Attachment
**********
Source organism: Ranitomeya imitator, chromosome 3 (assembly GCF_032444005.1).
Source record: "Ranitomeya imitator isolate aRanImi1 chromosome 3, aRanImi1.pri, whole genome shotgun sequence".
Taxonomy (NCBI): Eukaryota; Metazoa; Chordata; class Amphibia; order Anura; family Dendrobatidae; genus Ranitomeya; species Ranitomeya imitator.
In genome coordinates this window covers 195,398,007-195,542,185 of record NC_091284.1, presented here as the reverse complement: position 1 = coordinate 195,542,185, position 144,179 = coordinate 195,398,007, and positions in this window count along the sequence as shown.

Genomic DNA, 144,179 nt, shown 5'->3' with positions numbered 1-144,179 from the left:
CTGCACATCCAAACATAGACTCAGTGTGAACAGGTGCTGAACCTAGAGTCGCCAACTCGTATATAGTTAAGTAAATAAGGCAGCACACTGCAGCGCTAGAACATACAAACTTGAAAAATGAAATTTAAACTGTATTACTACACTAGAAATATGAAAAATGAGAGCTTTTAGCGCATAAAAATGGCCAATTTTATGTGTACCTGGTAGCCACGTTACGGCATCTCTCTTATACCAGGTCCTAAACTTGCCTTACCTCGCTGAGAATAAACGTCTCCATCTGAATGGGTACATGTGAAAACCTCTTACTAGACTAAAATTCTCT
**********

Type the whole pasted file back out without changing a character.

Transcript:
Source organism: Ranitomeya imitator, chromosome 3 (assembly GCF_032444005.1).
Source record: "Ranitomeya imitator isolate aRanImi1 chromosome 3, aRanImi1.pri, whole genome shotgun sequence".
Taxonomy (NCBI): Eukaryota; Metazoa; Chordata; class Amphibia; order Anura; family Dendrobatidae; genus Ranitomeya; species Ranitomeya imitator.
In genome coordinates this window covers 195,398,007-195,542,185 of record NC_091284.1, presented here as the reverse complement: position 1 = coordinate 195,542,185, position 144,179 = coordinate 195,398,007, and positions in this window count along the sequence as shown.

Genomic DNA, 144,179 nt, shown 5'->3' with positions numbered 1-144,179 from the left:
CTGCACATCCAAACATAGACTCAGTGTGAACAGGTGCTGAACCTAGAGTCGCCAACTCGTATATAGTTAAGTAAATAAGGCAGCACACTGCAGCGCTAGAACATACAAACTTGAAAAATGAAATTTAAACTGTATTACTACACTAGAAATATGAAAAATGAGAGCTTTTAGCGCATAAAAATGGCCAATTTTATGTGTACCTGGTAGCCACGTTACGGCATCTCTCTTATACCAGGTCCTAAACTTGCCTTACCTCGCTGAGAATAAACGTCTCCATCTGAATGGGTACATGTGAAAACCTCTTACTAGACTAAAATTCTCT